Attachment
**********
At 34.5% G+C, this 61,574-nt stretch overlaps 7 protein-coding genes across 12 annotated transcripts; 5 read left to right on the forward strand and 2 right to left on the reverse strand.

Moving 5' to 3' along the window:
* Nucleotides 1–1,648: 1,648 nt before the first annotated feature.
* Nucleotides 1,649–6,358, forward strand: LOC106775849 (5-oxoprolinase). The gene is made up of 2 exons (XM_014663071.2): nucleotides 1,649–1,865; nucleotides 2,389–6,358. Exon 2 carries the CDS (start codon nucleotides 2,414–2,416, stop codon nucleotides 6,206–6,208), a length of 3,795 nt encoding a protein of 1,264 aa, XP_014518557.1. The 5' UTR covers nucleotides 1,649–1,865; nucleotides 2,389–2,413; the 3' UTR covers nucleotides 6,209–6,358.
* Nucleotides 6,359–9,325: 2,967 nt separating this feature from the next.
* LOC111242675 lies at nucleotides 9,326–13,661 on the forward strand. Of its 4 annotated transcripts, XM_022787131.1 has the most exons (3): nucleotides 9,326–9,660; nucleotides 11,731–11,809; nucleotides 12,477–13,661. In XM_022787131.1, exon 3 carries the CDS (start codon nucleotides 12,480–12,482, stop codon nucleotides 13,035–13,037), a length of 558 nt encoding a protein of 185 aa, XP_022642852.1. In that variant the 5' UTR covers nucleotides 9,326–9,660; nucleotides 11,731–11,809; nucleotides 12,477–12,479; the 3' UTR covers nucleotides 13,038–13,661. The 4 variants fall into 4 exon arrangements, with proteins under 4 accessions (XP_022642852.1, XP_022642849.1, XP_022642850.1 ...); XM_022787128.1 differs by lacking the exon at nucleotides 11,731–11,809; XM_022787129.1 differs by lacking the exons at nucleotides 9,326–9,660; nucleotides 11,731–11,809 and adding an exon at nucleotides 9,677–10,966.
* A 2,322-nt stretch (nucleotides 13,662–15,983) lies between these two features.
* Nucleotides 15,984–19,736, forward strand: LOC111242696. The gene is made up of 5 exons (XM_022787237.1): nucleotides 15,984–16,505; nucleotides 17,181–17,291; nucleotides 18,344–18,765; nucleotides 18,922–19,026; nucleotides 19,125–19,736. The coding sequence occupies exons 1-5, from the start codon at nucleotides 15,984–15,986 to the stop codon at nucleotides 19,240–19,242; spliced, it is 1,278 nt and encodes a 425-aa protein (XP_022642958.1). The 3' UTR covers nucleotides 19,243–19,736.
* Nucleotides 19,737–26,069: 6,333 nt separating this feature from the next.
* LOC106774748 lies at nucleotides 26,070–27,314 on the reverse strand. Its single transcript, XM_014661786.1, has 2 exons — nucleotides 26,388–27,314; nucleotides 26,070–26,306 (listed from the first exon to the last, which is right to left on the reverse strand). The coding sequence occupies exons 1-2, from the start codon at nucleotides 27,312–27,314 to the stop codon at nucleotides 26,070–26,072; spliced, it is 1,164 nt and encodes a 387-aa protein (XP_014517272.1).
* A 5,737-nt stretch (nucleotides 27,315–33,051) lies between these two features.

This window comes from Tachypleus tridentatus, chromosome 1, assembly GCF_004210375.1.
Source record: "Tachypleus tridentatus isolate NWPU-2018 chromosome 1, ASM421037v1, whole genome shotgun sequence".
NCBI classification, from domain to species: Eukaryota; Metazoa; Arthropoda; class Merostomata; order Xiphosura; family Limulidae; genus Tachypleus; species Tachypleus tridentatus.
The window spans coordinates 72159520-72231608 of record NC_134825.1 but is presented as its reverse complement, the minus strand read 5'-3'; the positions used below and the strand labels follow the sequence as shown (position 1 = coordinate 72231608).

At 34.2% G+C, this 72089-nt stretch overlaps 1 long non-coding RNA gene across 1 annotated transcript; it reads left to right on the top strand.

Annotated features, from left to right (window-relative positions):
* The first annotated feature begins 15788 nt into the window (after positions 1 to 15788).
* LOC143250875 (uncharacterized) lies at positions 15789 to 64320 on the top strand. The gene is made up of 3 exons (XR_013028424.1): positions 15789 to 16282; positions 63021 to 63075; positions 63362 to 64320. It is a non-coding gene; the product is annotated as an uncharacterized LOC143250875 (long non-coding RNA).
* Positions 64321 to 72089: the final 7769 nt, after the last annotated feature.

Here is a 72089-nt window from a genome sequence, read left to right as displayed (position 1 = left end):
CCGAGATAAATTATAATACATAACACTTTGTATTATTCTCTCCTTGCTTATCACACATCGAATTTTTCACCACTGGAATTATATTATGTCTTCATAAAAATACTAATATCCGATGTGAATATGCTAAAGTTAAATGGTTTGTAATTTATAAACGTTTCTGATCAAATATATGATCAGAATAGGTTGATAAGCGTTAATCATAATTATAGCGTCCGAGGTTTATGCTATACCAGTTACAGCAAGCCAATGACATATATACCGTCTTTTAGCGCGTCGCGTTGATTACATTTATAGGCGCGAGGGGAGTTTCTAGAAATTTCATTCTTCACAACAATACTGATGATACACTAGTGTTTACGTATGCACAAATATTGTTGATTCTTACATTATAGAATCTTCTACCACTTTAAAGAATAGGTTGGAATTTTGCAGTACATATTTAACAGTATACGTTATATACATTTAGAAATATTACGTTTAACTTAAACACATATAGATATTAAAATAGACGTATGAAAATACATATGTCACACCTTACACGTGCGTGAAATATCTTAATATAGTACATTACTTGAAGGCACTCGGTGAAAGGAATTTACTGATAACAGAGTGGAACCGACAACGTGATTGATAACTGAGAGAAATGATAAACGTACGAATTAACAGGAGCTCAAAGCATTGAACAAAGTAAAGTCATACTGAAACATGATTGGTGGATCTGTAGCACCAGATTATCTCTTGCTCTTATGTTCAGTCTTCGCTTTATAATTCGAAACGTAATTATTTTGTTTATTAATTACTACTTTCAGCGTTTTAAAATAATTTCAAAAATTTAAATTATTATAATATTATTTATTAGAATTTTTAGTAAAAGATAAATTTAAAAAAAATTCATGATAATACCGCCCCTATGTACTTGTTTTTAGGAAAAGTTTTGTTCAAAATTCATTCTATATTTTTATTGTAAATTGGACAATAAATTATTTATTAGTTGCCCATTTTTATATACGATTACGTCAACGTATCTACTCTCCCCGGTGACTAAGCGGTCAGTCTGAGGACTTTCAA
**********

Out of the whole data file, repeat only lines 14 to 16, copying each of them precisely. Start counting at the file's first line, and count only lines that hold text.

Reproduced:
NCBI classification, from domain to species: Eukaryota; Metazoa; Arthropoda; class Merostomata; order Xiphosura; family Limulidae; genus Tachypleus; species Tachypleus tridentatus.
The window spans coordinates 72159520-72231608 of record NC_134825.1 but is presented as its reverse complement, the minus strand read 5'-3'; the positions used below and the strand labels follow the sequence as shown (position 1 = coordinate 72231608).

At 34.2% G+C, this 72089-nt stretch overlaps 1 long non-coding RNA gene across 1 annotated transcript; it reads left to right on the top strand.